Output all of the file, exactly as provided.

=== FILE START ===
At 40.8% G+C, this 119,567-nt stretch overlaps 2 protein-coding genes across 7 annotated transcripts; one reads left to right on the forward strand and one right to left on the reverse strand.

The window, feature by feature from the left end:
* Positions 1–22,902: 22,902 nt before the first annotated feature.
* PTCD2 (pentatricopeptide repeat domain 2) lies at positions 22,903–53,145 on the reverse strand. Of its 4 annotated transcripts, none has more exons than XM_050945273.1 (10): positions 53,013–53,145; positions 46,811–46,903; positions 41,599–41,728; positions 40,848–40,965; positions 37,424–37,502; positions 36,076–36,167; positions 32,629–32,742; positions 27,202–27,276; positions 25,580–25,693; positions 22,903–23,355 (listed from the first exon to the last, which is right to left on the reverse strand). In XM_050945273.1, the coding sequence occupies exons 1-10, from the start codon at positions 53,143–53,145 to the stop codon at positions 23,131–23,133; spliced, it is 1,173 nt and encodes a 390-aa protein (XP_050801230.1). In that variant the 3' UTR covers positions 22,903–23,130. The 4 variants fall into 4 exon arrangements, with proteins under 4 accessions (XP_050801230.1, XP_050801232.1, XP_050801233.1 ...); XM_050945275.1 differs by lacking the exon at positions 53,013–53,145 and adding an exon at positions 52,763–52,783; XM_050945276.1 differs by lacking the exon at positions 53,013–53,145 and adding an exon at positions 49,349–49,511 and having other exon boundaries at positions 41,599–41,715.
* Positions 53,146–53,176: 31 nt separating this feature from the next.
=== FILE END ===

At 40.8% G+C, this 119,567-nt stretch overlaps 2 protein-coding genes across 7 annotated transcripts; one reads left to right on the forward strand and one right to left on the reverse strand.

The window, feature by feature from the left end:
* Positions 1–22,902: 22,902 nt before the first annotated feature.
* PTCD2 (pentatricopeptide repeat domain 2) lies at positions 22,903–53,145 on the reverse strand. Of its 4 annotated transcripts, none has more exons than XM_050945273.1 (10): positions 53,013–53,145; positions 46,811–46,903; positions 41,599–41,728; positions 40,848–40,965; positions 37,424–37,502; positions 36,076–36,167; positions 32,629–32,742; positions 27,202–27,276; positions 25,580–25,693; positions 22,903–23,355 (listed from the first exon to the last, which is right to left on the reverse strand). In XM_050945273.1, the coding sequence occupies exons 1-10, from the start codon at positions 53,143–53,145 to the stop codon at positions 23,131–23,133; spliced, it is 1,173 nt and encodes a 390-aa protein (XP_050801230.1). In that variant the 3' UTR covers positions 22,903–23,130. The 4 variants fall into 4 exon arrangements, with proteins under 4 accessions (XP_050801230.1, XP_050801232.1, XP_050801233.1 ...); XM_050945275.1 differs by lacking the exon at positions 53,013–53,145 and adding an exon at positions 52,763–52,783; XM_050945276.1 differs by lacking the exon at positions 53,013–53,145 and adding an exon at positions 49,349–49,511 and having other exon boundaries at positions 41,599–41,715.
* Positions 53,146–53,176: 31 nt separating this feature from the next.